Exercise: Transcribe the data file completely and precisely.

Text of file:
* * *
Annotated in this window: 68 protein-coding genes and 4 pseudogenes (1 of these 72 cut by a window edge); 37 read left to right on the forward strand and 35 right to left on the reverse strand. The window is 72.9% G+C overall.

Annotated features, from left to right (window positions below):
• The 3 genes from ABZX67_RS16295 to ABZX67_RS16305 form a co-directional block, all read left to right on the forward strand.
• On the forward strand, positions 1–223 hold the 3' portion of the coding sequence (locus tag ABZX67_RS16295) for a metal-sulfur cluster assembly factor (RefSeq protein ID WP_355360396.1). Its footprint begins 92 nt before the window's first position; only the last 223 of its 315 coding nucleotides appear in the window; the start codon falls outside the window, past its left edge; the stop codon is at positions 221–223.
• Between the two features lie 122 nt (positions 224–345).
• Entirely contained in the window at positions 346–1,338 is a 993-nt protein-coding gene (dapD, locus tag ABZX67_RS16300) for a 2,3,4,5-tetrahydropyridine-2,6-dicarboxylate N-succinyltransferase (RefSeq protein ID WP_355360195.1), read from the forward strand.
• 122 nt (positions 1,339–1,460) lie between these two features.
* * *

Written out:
Annotated in this window: 68 protein-coding genes and 4 pseudogenes (1 of these 72 cut by a window edge); 37 read left to right on the forward strand and 35 right to left on the reverse strand. The window is 72.9% G+C overall.

Annotated features, from left to right (window positions below):
• The 3 genes from ABZX67_RS16295 to ABZX67_RS16305 form a co-directional block, all read left to right on the forward strand.
• On the forward strand, positions 1–223 hold the 3' portion of the coding sequence (locus tag ABZX67_RS16295) for a metal-sulfur cluster assembly factor (RefSeq protein ID WP_355360396.1). Its footprint begins 92 nt before the window's first position; only the last 223 of its 315 coding nucleotides appear in the window; the start codon falls outside the window, past its left edge; the stop codon is at positions 221–223.
• Between the two features lie 122 nt (positions 224–345).
• Entirely contained in the window at positions 346–1,338 is a 993-nt protein-coding gene (dapD, locus tag ABZX67_RS16300) for a 2,3,4,5-tetrahydropyridine-2,6-dicarboxylate N-succinyltransferase (RefSeq protein ID WP_355360195.1), read from the forward strand.
• 122 nt (positions 1,339–1,460) lie between these two features.